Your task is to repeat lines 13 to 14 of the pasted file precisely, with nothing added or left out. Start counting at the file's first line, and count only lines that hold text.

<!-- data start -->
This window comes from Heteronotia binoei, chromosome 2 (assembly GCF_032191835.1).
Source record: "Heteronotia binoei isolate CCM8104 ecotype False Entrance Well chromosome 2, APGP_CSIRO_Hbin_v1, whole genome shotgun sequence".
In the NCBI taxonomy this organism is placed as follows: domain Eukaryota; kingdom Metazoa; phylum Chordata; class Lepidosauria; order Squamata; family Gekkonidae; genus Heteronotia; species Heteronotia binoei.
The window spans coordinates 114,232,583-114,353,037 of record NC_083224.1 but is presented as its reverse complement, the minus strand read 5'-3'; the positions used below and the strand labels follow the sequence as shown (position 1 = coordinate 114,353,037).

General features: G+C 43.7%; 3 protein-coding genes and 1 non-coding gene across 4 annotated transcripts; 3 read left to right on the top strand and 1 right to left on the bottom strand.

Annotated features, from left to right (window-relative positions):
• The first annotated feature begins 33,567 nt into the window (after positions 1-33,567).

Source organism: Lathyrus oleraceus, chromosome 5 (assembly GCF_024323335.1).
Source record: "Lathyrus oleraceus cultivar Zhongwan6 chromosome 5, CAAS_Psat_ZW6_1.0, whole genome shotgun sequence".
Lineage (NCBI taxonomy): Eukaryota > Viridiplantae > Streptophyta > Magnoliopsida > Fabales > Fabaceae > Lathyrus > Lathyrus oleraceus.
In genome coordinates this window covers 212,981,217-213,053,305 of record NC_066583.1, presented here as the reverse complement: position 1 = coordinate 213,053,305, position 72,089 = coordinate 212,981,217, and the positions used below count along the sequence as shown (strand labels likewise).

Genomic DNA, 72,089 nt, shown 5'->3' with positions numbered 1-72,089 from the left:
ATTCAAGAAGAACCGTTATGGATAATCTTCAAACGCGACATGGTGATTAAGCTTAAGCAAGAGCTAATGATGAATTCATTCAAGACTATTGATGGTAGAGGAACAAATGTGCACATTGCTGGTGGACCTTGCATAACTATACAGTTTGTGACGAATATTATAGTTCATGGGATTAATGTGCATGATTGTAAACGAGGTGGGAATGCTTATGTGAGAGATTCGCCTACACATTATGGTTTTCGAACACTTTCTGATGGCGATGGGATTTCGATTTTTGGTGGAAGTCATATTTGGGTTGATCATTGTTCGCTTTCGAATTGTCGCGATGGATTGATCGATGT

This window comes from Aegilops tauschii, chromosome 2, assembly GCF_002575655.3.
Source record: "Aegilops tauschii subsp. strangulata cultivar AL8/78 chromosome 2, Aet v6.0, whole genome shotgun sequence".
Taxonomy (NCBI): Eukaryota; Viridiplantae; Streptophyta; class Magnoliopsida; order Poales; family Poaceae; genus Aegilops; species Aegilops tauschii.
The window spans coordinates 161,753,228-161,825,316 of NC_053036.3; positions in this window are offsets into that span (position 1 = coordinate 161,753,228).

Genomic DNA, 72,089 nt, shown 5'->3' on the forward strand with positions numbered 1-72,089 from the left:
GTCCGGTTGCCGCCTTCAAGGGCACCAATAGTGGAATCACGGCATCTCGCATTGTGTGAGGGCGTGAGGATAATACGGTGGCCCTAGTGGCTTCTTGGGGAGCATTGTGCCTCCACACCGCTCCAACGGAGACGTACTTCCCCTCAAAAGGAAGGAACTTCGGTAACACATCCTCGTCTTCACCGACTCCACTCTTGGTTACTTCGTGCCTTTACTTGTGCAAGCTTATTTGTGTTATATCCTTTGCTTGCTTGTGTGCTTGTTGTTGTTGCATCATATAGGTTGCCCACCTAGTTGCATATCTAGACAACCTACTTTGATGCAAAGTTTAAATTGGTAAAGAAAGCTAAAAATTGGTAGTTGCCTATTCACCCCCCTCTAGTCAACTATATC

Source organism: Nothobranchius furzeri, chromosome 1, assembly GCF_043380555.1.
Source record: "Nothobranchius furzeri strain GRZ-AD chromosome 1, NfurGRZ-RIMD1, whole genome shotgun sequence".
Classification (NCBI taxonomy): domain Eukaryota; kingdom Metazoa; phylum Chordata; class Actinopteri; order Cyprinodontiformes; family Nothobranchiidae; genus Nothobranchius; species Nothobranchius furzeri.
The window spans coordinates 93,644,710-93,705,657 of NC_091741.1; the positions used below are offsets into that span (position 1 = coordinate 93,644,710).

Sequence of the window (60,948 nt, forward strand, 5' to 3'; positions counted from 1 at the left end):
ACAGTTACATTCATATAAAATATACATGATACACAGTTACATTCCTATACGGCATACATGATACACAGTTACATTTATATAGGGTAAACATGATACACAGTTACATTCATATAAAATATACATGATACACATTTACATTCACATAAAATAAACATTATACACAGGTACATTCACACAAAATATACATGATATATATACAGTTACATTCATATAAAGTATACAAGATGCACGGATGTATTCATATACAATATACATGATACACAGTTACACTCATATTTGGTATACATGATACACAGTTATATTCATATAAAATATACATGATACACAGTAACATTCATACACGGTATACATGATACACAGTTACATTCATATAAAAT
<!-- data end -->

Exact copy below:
ATTCAAGAAGAACCGTTATGGATAATCTTCAAACGCGACATGGTGATTAAGCTTAAGCAAGAGCTAATGATGAATTCATTCAAGACTATTGATGGTAGAGGAACAAATGTGCACATTGCTGGTGGACCTTGCATAACTATACAGTTTGTGACGAATATTATAGTTCATGGGATTAATGTGCATGATTGTAAACGAGGTGGGAATGCTTATGTGAGAGATTCGCCTACACATTATGGTTTTCGAACACTTTCTGATGGCGATGGGATTTCGATTTTTGGTGGAAGTCATATTTGGGTTGATCATTGTTCGCTTTCGAATTGTCGCGATGGATTGATCGATGT

This window comes from Aegilops tauschii, chromosome 2, assembly GCF_002575655.3.